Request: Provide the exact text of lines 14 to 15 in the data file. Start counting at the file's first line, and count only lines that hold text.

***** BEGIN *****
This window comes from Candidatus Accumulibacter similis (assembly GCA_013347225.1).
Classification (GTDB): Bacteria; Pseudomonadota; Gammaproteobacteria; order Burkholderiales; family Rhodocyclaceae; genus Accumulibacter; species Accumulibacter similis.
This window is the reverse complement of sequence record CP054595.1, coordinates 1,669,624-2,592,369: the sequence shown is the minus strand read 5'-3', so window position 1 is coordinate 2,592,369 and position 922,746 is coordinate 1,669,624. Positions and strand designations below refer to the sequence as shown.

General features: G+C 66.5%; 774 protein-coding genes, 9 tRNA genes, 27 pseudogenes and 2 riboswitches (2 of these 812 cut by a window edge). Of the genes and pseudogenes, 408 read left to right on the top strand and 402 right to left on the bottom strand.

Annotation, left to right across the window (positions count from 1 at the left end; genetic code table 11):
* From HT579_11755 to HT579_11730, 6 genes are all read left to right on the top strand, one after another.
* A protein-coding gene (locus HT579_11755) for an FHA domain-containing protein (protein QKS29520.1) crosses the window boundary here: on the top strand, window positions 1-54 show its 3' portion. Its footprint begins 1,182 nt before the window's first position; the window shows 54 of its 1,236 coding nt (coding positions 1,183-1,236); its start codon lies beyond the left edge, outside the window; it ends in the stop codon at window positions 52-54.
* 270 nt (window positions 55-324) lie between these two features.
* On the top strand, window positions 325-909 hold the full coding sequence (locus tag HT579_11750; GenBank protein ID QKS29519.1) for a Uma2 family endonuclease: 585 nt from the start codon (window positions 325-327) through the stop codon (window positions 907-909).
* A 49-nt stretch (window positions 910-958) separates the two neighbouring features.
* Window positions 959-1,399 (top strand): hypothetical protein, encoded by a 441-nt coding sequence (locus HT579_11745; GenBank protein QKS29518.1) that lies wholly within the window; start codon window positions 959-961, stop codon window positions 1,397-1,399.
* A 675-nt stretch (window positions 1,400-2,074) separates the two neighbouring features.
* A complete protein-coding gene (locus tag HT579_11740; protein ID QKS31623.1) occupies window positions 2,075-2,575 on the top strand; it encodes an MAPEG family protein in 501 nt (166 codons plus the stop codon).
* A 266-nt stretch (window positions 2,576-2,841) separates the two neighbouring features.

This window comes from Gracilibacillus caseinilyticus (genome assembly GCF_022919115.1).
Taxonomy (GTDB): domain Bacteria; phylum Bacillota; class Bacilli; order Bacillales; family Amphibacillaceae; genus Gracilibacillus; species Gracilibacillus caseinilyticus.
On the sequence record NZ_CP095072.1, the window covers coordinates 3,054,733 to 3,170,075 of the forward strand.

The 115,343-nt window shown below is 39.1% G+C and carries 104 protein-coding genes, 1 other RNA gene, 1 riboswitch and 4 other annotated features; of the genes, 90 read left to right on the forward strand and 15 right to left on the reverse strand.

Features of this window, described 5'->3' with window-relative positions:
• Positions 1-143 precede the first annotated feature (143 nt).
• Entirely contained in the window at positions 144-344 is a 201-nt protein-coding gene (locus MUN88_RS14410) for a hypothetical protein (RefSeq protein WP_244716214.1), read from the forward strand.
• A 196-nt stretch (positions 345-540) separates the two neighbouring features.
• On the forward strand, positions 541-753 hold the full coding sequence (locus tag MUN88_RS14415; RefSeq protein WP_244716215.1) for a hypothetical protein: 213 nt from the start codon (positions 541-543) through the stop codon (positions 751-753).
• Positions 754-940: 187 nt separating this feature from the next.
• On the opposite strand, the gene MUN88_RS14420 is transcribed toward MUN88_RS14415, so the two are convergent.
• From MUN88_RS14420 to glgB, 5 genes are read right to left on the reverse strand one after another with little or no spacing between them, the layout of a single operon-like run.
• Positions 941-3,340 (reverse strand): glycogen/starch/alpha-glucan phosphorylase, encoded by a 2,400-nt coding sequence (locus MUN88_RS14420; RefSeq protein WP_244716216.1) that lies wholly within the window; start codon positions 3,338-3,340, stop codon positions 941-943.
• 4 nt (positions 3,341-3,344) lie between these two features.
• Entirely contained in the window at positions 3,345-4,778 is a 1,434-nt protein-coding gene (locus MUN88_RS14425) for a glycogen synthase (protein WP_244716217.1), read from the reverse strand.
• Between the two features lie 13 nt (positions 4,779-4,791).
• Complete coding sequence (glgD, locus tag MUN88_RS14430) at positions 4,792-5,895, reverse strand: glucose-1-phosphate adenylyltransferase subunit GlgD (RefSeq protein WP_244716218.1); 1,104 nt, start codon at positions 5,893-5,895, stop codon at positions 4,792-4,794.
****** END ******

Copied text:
* A 266-nt stretch (window positions 2,576-2,841) separates the two neighbouring features.

This window comes from Gracilibacillus caseinilyticus (genome assembly GCF_022919115.1).